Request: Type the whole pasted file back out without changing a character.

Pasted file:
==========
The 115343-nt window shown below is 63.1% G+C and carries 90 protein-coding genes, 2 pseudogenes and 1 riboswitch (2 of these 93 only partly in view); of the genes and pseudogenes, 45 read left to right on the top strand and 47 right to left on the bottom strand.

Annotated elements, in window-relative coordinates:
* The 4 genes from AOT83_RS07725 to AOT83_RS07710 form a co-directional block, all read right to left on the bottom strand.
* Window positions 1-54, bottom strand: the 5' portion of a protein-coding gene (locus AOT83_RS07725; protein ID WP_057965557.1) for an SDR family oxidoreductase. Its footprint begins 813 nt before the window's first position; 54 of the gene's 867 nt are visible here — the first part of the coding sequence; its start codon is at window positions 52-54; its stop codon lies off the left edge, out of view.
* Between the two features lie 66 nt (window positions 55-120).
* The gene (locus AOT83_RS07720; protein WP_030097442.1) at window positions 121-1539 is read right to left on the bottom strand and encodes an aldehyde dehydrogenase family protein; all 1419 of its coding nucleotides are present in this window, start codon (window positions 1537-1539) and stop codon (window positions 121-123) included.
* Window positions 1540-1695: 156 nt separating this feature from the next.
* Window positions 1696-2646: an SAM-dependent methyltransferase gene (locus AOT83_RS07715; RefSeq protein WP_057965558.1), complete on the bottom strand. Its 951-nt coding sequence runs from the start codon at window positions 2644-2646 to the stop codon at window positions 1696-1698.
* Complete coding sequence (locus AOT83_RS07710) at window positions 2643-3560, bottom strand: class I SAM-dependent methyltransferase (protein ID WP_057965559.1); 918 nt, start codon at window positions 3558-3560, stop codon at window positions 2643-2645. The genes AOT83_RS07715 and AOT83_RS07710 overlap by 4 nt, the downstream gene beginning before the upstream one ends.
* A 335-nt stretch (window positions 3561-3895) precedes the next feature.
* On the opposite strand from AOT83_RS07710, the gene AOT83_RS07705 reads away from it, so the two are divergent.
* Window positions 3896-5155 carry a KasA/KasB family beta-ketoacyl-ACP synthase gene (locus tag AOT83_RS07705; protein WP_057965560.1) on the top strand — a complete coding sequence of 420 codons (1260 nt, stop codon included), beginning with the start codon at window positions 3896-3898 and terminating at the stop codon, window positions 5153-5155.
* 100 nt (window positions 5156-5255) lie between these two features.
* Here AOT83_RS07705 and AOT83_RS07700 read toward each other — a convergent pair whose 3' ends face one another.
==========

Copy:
The 115343-nt window shown below is 63.1% G+C and carries 90 protein-coding genes, 2 pseudogenes and 1 riboswitch (2 of these 93 only partly in view); of the genes and pseudogenes, 45 read left to right on the top strand and 47 right to left on the bottom strand.

Annotated elements, in window-relative coordinates:
* The 4 genes from AOT83_RS07725 to AOT83_RS07710 form a co-directional block, all read right to left on the bottom strand.
* Window positions 1-54, bottom strand: the 5' portion of a protein-coding gene (locus AOT83_RS07725; protein ID WP_057965557.1) for an SDR family oxidoreductase. Its footprint begins 813 nt before the window's first position; 54 of the gene's 867 nt are visible here — the first part of the coding sequence; its start codon is at window positions 52-54; its stop codon lies off the left edge, out of view.
* Between the two features lie 66 nt (window positions 55-120).
* The gene (locus AOT83_RS07720; protein WP_030097442.1) at window positions 121-1539 is read right to left on the bottom strand and encodes an aldehyde dehydrogenase family protein; all 1419 of its coding nucleotides are present in this window, start codon (window positions 1537-1539) and stop codon (window positions 121-123) included.
* Window positions 1540-1695: 156 nt separating this feature from the next.
* Window positions 1696-2646: an SAM-dependent methyltransferase gene (locus AOT83_RS07715; RefSeq protein WP_057965558.1), complete on the bottom strand. Its 951-nt coding sequence runs from the start codon at window positions 2644-2646 to the stop codon at window positions 1696-1698.
* Complete coding sequence (locus AOT83_RS07710) at window positions 2643-3560, bottom strand: class I SAM-dependent methyltransferase (protein ID WP_057965559.1); 918 nt, start codon at window positions 3558-3560, stop codon at window positions 2643-2645. The genes AOT83_RS07715 and AOT83_RS07710 overlap by 4 nt, the downstream gene beginning before the upstream one ends.
* A 335-nt stretch (window positions 3561-3895) precedes the next feature.
* On the opposite strand from AOT83_RS07710, the gene AOT83_RS07705 reads away from it, so the two are divergent.
* Window positions 3896-5155 carry a KasA/KasB family beta-ketoacyl-ACP synthase gene (locus tag AOT83_RS07705; protein WP_057965560.1) on the top strand — a complete coding sequence of 420 codons (1260 nt, stop codon included), beginning with the start codon at window positions 3896-3898 and terminating at the stop codon, window positions 5153-5155.
* 100 nt (window positions 5156-5255) lie between these two features.
* Here AOT83_RS07705 and AOT83_RS07700 read toward each other — a convergent pair whose 3' ends face one another.